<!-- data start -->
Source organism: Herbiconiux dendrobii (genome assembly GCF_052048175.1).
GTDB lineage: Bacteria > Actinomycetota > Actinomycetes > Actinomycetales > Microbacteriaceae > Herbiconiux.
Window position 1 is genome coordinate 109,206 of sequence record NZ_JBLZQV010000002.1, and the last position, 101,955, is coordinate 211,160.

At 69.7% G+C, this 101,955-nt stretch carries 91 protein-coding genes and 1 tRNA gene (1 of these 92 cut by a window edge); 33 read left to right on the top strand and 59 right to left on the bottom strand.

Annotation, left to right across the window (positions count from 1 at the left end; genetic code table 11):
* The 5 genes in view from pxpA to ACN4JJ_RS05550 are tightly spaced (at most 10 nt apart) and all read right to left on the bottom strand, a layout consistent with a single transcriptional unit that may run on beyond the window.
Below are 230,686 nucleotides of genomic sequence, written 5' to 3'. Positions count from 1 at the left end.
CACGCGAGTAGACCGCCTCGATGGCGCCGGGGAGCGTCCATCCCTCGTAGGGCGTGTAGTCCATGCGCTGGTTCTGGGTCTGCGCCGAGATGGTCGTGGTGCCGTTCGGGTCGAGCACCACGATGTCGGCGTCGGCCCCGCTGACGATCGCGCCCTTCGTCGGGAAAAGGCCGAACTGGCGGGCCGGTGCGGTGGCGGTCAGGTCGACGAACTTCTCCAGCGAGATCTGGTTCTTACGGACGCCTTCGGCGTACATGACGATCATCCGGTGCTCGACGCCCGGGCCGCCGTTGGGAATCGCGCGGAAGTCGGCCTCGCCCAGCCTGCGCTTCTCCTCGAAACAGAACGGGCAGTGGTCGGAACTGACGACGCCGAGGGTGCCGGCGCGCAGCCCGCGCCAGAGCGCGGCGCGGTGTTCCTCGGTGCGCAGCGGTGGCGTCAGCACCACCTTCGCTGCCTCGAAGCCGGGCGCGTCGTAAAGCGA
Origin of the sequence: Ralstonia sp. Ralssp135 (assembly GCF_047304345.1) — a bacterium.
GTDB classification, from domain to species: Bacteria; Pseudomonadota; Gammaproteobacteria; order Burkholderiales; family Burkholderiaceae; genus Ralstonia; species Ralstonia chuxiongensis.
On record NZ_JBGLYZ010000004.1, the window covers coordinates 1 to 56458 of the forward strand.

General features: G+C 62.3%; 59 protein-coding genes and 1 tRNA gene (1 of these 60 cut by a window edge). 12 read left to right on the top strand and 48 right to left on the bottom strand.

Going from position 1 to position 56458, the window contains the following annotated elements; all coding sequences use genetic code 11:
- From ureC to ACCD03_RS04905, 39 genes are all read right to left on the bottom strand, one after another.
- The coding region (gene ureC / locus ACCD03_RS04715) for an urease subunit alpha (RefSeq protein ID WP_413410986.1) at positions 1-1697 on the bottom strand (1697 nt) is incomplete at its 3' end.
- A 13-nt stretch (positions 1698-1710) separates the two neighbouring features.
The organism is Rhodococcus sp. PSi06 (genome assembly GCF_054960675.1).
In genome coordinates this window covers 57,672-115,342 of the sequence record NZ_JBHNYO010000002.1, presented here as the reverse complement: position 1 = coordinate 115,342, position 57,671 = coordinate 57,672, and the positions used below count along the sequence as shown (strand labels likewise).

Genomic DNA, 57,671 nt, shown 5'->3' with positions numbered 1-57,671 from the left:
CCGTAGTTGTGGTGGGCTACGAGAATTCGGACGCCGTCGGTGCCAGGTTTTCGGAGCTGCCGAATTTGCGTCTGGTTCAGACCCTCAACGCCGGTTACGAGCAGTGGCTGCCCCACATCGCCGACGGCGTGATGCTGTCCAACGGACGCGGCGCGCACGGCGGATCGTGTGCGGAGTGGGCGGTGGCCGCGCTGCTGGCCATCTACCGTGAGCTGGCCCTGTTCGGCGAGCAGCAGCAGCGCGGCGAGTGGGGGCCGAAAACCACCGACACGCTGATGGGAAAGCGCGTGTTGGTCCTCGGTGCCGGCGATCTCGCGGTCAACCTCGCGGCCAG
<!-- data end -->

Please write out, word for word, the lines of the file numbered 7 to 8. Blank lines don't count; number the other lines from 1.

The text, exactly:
Below are 230,686 nucleotides of genomic sequence, written 5' to 3'. Positions count from 1 at the left end.
CACGCGAGTAGACCGCCTCGATGGCGCCGGGGAGCGTCCATCCCTCGTAGGGCGTGTAGTCCATGCGCTGGTTCTGGGTCTGCGCCGAGATGGTCGTGGTGCCGTTCGGGTCGAGCACCACGATGTCGGCGTCGGCCCCGCTGACGATCGCGCCCTTCGTCGGGAAAAGGCCGAACTGGCGGGCCGGTGCGGTGGCGGTCAGGTCGACGAACTTCTCCAGCGAGATCTGGTTCTTACGGACGCCTTCGGCGTACATGACGATCATCCGGTGCTCGACGCCCGGGCCGCCGTTGGGAATCGCGCGGAAGTCGGCCTCGCCCAGCCTGCGCTTCTCCTCGAAACAGAACGGGCAGTGGTCGGAACTGACGACGCCGAGGGTGCCGGCGCGCAGCCCGCGCCAGAGCGCGGCGCGGTGTTCCTCGGTGCGCAGCGGTGGCGTCAGCACCACCTTCGCTGCCTCGAAGCCGGGCGCGTCGTAAAGCGA